Syngas draws world-renowned experts to Cape Town

22 May 2015 - 13:45

Professor Michael Claeys director of c*change

The second Syngas Convention took place in March 2015. It drew experts and delegates from around the world to present their latest research on topics covering the entire value chain from synthesis gas (or syngas) to final products, with an emphasis on downstream processes. South Africa – as a world leader in the gas-to-liquids (GTL) industry – was an apt location for the event.

The convention which drew academic giants, Professor Hans Schulz and Dr Mark Dry, in the Fischer-Tropsch process (extracting fuels from gas and coal originally innovated in Germany and further developed in South Africa) was organised by c*change which is hosted by the Centre for Catalysis Research in the Department of Chemical Engineering at the University of Cape Town.

The purpose of the second Syngas Convention, an event held every three years, was to present cutting-edge research and new thinking in the area of syngas, and inspire a series of further conventions, as well as increase international recognition of the pivotal role South Africa plays in the use of synthesis gas for the production of fuels and gases.

Professor Michael Claeys, director of c*change says, “All energy will eventually have to come from sustainable sources like the sun, but we are now in a period of transition in which energy from fossil sources will continue to be used for some time to come. Liquid fuels like gasoline and diesel are at present best for storing and transporting energy since their energy content per unit of volume and weight is unsurpassed, and the necessary infrastructure is widely available. These factors make conversion technologies like gas (GTL), biomass (BTL) and coal-to-liquids (CTL) attractive options. Synthesis gas, a mixture of carbon monoxide and hydrogen, is the key intermediate in all these conversions.”

Syngas is produced industrially from feedstocks that contain carbon – usually coal, heavy oil, natural gas or biomass. Through gasification and chemical reactions the molecules are split and joined into the desired formulas to make a wide range of synthetic products: from diesel, petrol and lubricants to speciality chemicals e.g. for the production of plastics.

During the convention’s first plenary lecture by Sasol’s Dr Cathy Dwyer, Vice-President: Chemicals and Refining Research, Group Technology, she announced that syngas will remain a key enabler for integrated energy and chemicals giant, Sasol, until at least the middle of the century.

“In addition to the deployment of Sasol’s proprietary GTL technology, which remains a significant part of the company’s international growth ambitions, Sasol plans to sustain and expand its integrated value chain in Southern Africa – which is primarily syngas-based – until at least 2050,” said Dwyer.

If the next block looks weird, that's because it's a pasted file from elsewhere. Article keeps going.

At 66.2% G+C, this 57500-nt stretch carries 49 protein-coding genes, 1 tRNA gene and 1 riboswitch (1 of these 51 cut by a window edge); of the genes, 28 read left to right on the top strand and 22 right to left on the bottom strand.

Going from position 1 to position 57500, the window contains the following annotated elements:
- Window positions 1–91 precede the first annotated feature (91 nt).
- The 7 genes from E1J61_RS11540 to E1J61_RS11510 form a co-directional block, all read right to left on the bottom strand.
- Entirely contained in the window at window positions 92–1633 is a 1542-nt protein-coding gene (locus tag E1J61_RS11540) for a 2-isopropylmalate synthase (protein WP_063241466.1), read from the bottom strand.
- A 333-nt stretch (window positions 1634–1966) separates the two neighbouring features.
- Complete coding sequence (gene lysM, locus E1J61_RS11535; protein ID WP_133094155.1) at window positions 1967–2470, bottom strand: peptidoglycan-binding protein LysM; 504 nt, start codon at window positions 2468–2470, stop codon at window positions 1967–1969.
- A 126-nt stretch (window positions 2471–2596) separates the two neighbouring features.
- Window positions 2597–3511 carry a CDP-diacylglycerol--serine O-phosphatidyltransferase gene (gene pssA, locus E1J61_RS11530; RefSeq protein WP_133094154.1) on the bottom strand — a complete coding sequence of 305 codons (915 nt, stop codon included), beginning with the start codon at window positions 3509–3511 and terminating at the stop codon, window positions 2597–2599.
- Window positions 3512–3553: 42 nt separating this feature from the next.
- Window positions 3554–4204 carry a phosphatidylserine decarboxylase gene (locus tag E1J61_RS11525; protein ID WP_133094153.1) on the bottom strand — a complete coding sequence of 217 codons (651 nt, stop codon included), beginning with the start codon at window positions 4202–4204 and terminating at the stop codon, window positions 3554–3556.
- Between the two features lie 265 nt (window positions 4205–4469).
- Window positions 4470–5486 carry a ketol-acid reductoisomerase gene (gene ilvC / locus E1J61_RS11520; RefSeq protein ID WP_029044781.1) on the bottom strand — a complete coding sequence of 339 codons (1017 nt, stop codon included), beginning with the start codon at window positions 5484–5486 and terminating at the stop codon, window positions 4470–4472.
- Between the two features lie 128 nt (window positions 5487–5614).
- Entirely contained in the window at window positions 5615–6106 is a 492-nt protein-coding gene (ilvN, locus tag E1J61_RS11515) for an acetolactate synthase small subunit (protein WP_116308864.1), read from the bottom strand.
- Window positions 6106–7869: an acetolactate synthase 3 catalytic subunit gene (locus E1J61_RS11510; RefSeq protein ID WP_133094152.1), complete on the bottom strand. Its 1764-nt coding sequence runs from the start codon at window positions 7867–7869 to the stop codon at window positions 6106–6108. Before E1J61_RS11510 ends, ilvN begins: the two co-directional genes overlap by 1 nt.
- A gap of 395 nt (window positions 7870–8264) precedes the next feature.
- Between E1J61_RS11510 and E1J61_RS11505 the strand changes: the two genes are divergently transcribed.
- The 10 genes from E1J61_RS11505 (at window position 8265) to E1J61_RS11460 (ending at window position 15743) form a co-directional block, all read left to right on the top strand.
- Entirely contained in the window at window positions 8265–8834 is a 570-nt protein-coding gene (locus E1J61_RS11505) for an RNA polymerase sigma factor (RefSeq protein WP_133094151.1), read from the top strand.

The industry is at present in a critical growth-phase and a key factor driving its ability to deliver value sustainability to its shareholders is, and will continue to be, its efficient utilisation of feedstocks.

Dwyer says, “Feedstock pricing is one of the most significant factors affecting profitability of new petrochemical projects. Yield is therefore everything in chemical process technology. Every unconverted molecule of feedstock typically needs to be recycled, making for bigger reactors and adding to capital and operating costs. Every molecule of feedstock which is converted to something other than your intended product also erodes profitability, because by-products have a lower value but also because those by-products will cost you money to separate and process further, sell or dispose of. There is still much scope in the R&D space for clever catalysis and process engineering to further improve conversions and yields and to help drive down costs.”

For this reason, any new technologies that can provide a competitive advantage for production of chemical building blocks from natural gas and other feedstocks are of great interest to the industry. 

In order to strengthen the expert and fundamental knowledge in these technologies, the convention was preceded by an Autumn School held in Cape Town on “Fundamental aspects in Catalysis” with lectures by leading experts in their field. The Syngas 2 Convention followed with four plenary and six keynote presentations, 35 oral and 32 poster presentations delivered by 110 delegates, more than 40 percent of whom were international experts in their fields. Clearly the principle that underpinned the Syngas 2 Convention was one of international collaboration and knowledge-sharing which could lead to society-changing innovations in the years ahead for those working in the area of synthesis gas, whether as academics or industrialists.

 

 

 

 

 

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